We at Superstition Review are very pleased to announce that our founding editor, Patricia Colleen Murphy, recently had her first collection of poetry, Hemming Flames, published by Utah State University Press. Hemming Flames was chosen by Stephen Dunn as the winner of the 2016 May Swenson Poetry Award.
Throughout this haunting first collection, Patricia Colleen Murphy shows how familial mental illness, addiction, and grief can render even the most courageous person helpless. With depth of feeling, clarity of voice, and artful conflation of surrealist image and experience, she delivers vivid descriptions of soul-shaking events with objective narration, creating psychological portraits contained in sharp, bright language and image. With Plathian relentlessness, Hemming Flames explores the deepest reaches of family dysfunction through highly imaginative language and lines that carry even more emotional weight because they surprise and delight. In landscapes as varied as an Ohio back road, a Russian mental institution, a Korean national landmark, and the summit of Kilimanjaro, each poem sews a new stitch on the dark tapestry of a disturbed suburban family’s world.
I had planed to keep a daily journal of my impressions of The Dodge Poetry Festival, but was so tired each night I could hardly keep my eyes open. I don’t know how many people attended this year, though the festival usually draws around 12 to 15 thousand. Thank gawd it’s biennial. I don’t know how they would plan such a massive undertaking without the break of a year between events.
The first time I ever went to the Dodge Poetry Festival I traveled there in a car with my friends, The Grubins: Dave, Joan and their daughter poet Eve Grubin. I was unfamiliar with New York, and so had no idea in what direction we were headed. But soon the city seemed to slip away and when the car stopped and we stepped out, we stood in a dirt parking lot the size of Detroit. I could not believe it. I remember asking Eve, “Every car in this lot is here for poetry?” Yes, she said as she took my astonished hand and lead me to the tents. This was Waterloo: Valhalla for poets. Except we were all alive!
What used to be a circus tent, mud and boots affair, has now moved to the streets of downtown Newark’s Arts District where poetry lovers stroll, fast-walk, or flat out run from one event to another. The day is packed with panels, talks and readings, as well as music and food. Books are for sale by every poet there as well as poets from former festivals. Literally hundreds of thousands of poetry books are stacked in rows 10 deep on the fold out tables, as well as Dodge Fest merch: t-shirts, mugs, baseball hats and jerseys, all with the Dodge logo proudly displayed. One woman I spoke with said that when she filled out her form for the suggestions box, she asked, “Why not scarves?”. It was getting chilly by the end of the fest so I feel sure I would have snagged one.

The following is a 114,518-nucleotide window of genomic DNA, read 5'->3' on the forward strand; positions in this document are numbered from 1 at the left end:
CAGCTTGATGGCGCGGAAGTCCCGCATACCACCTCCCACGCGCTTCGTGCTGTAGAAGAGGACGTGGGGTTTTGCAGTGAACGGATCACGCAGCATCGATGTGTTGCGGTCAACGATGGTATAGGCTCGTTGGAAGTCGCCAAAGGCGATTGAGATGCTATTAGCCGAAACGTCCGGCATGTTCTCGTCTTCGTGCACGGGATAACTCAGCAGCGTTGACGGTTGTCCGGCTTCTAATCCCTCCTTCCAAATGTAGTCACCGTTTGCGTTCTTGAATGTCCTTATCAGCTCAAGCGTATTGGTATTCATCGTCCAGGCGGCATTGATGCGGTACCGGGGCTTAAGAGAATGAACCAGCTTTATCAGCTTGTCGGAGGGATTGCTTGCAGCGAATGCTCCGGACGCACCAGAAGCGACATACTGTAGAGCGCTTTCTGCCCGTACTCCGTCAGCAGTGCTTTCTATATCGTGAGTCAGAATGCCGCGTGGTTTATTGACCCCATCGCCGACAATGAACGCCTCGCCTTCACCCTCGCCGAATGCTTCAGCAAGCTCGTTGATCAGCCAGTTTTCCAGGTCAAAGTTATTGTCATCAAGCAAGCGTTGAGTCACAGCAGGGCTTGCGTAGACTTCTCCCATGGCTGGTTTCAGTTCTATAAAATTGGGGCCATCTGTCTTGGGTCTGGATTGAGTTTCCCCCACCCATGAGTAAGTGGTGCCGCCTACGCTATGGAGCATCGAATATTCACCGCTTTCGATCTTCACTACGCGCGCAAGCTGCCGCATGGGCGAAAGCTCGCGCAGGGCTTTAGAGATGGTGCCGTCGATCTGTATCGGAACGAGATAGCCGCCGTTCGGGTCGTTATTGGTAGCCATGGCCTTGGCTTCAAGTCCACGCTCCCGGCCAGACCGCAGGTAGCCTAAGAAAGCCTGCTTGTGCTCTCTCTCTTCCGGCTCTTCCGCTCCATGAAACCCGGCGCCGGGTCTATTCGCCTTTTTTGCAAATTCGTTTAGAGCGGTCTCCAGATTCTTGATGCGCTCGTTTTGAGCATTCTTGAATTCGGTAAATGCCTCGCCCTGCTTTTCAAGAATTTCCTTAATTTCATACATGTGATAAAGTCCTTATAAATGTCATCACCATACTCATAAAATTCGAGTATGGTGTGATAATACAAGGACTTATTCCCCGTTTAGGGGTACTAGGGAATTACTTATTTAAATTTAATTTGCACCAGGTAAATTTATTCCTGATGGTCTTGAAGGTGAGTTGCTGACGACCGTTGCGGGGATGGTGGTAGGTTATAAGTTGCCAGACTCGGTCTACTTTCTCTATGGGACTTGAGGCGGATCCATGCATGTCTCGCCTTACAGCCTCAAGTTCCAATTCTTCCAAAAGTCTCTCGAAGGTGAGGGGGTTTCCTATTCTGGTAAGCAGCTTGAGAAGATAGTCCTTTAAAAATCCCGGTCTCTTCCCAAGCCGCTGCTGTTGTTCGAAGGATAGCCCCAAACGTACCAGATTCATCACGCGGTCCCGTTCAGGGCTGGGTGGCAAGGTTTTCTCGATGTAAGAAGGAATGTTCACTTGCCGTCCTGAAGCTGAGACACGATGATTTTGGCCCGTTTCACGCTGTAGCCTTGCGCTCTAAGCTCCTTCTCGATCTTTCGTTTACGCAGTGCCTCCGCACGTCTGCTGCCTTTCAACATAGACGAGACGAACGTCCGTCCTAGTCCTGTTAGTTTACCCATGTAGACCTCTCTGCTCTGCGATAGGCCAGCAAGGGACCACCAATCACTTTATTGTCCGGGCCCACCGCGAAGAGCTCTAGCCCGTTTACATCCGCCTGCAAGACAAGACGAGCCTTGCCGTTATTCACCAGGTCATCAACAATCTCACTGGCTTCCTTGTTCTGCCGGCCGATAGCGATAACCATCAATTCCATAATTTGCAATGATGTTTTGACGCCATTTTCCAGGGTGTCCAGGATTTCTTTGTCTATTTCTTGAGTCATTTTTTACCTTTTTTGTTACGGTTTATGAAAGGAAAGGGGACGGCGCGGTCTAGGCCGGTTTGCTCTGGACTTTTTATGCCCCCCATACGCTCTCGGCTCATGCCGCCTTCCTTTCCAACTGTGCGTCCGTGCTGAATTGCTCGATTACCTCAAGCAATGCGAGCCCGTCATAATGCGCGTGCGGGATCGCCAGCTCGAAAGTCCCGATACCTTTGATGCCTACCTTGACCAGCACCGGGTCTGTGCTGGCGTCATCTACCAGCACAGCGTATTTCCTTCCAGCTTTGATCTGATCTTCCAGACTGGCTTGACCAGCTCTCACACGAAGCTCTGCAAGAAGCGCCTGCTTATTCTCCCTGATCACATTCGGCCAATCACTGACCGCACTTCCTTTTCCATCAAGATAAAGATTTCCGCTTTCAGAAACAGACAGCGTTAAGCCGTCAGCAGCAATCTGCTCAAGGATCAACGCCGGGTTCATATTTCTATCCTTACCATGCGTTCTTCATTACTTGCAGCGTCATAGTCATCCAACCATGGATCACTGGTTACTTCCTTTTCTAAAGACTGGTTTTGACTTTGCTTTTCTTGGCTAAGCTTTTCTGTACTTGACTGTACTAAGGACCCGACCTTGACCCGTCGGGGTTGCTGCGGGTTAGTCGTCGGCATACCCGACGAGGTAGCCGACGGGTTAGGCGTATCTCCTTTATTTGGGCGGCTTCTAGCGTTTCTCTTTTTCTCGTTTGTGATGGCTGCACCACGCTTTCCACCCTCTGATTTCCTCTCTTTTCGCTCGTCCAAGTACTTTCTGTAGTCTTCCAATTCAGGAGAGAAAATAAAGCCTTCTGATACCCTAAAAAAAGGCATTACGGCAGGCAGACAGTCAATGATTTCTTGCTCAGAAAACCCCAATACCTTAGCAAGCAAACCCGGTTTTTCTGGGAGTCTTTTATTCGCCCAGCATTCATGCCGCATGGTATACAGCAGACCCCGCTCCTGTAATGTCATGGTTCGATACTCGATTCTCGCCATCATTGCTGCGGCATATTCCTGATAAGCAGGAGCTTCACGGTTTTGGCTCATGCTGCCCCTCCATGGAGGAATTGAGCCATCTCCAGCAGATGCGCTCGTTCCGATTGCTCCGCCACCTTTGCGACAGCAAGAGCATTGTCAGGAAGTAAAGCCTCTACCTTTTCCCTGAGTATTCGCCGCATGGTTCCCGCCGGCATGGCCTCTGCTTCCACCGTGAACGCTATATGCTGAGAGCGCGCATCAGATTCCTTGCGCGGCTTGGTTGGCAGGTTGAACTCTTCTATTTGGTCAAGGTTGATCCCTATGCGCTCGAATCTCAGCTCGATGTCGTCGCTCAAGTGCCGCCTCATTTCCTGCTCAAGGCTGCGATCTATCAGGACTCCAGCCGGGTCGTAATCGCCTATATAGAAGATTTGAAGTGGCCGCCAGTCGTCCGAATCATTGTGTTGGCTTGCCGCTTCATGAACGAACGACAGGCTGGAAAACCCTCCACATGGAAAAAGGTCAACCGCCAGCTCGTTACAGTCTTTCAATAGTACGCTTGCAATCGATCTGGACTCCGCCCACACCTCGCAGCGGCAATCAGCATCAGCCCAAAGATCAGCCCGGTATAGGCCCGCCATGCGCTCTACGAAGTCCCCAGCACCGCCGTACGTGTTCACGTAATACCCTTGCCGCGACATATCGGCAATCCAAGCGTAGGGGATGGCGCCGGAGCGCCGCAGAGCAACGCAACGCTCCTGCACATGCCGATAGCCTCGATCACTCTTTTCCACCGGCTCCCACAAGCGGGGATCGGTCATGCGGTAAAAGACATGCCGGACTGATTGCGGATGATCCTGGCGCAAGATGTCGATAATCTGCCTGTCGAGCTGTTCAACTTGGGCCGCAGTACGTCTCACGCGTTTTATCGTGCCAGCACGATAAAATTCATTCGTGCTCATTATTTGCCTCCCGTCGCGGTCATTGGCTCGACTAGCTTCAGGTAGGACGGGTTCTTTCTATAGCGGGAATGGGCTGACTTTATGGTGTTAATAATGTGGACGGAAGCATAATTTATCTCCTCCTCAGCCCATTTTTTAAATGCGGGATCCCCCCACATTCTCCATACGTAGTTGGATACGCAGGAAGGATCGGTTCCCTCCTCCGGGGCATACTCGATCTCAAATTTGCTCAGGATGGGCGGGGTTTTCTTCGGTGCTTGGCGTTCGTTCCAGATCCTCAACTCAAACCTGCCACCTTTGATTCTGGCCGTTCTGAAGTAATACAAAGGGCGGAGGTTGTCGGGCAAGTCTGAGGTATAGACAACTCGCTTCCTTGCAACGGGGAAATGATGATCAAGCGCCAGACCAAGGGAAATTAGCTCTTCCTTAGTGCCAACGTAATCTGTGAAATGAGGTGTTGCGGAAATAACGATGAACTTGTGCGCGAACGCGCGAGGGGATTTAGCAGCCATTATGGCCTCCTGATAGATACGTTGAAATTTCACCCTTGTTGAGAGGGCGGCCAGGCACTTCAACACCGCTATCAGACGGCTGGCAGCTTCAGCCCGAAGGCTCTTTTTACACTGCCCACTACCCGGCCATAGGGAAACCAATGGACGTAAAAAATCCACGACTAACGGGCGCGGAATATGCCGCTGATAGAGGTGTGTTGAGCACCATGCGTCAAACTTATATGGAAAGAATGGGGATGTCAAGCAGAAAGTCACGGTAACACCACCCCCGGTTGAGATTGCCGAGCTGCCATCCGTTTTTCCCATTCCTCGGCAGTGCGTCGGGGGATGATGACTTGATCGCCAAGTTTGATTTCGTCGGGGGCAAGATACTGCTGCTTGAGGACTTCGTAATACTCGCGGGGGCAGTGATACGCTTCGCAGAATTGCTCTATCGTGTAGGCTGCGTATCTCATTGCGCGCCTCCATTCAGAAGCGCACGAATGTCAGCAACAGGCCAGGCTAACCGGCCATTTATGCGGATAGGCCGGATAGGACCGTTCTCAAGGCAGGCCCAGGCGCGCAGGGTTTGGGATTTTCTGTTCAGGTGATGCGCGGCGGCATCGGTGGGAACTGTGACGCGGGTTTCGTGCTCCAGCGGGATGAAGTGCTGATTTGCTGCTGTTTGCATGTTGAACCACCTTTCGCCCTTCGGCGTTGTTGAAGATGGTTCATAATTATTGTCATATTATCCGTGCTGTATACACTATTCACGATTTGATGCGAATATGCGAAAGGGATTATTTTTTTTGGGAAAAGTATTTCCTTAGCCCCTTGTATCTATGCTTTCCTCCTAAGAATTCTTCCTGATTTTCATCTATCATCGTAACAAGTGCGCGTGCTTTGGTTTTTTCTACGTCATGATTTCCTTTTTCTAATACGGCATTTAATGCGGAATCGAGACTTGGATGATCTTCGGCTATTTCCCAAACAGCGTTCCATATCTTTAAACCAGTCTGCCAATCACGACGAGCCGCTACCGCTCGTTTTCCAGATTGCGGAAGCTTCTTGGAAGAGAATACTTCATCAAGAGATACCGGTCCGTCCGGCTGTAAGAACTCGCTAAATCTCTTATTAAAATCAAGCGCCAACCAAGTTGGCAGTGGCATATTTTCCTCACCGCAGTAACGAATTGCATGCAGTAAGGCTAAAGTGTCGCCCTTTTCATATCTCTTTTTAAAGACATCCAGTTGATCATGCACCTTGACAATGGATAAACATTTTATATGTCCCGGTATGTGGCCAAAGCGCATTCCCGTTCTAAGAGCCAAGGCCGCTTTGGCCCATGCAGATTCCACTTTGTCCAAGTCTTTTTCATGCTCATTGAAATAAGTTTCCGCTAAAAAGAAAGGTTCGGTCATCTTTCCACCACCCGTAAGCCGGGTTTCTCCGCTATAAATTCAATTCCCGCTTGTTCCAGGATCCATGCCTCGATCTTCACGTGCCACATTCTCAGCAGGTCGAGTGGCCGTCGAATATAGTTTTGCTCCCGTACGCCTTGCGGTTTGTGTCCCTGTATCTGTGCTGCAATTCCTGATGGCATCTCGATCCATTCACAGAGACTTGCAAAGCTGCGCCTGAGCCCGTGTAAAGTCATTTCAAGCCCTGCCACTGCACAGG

It’s really too much to take it, or to do justice in so few words. If you are a poet or a reader of poetry, it’s one of those things you must journey to at least once in your life. When I give a poetry reading, I’m still amazed that anyone shows up. Why would you stop watching TV or shut down your computer to go listen to someone read a poem? But they do, in droves. Some buy four-day passes so they won’t miss a word.
The first time I attended the Waterloo Dodge, I was there to listen to poets I revered, like Stanley Kunitz, Lucille Clifton, Gerald Stern, Sharon Olds, Galway Kinnell, Philip Levine, Stephen Dunn, C.K. Williams, as well as newer poets I’d come to love Li-Young Lee, Marie Howe, Mark Doty, Tony Hoagland. Nothing prepared me for the sound of 3000 people settling into folding chairs as Stanely Kunitz began his slow walk across the stage. When he reached the microphone, the sudden quiet was so loud I could hear the tent top high above us billowing in the breeze. And as he spoke, the silence grew around his voice, the poem knitting itself into the air. When it was over, the silence sat a moment longer, still and close, and then the applause rose up to fill the void like sudden light through tall windows.
The other moment among the many moments I’ll never forget was when Marie introduced me to Stanley before the reading. I was shy, worried about what to say. I was shocked that the body that housed this great voice was so thin and fragile, and when he stood up I wanted to say no, don’t. But his eyes shone and he gripped my hand in his and planted a soft sweet kiss on my cheek. I blushed like a girl. For days, I did not wash my face.
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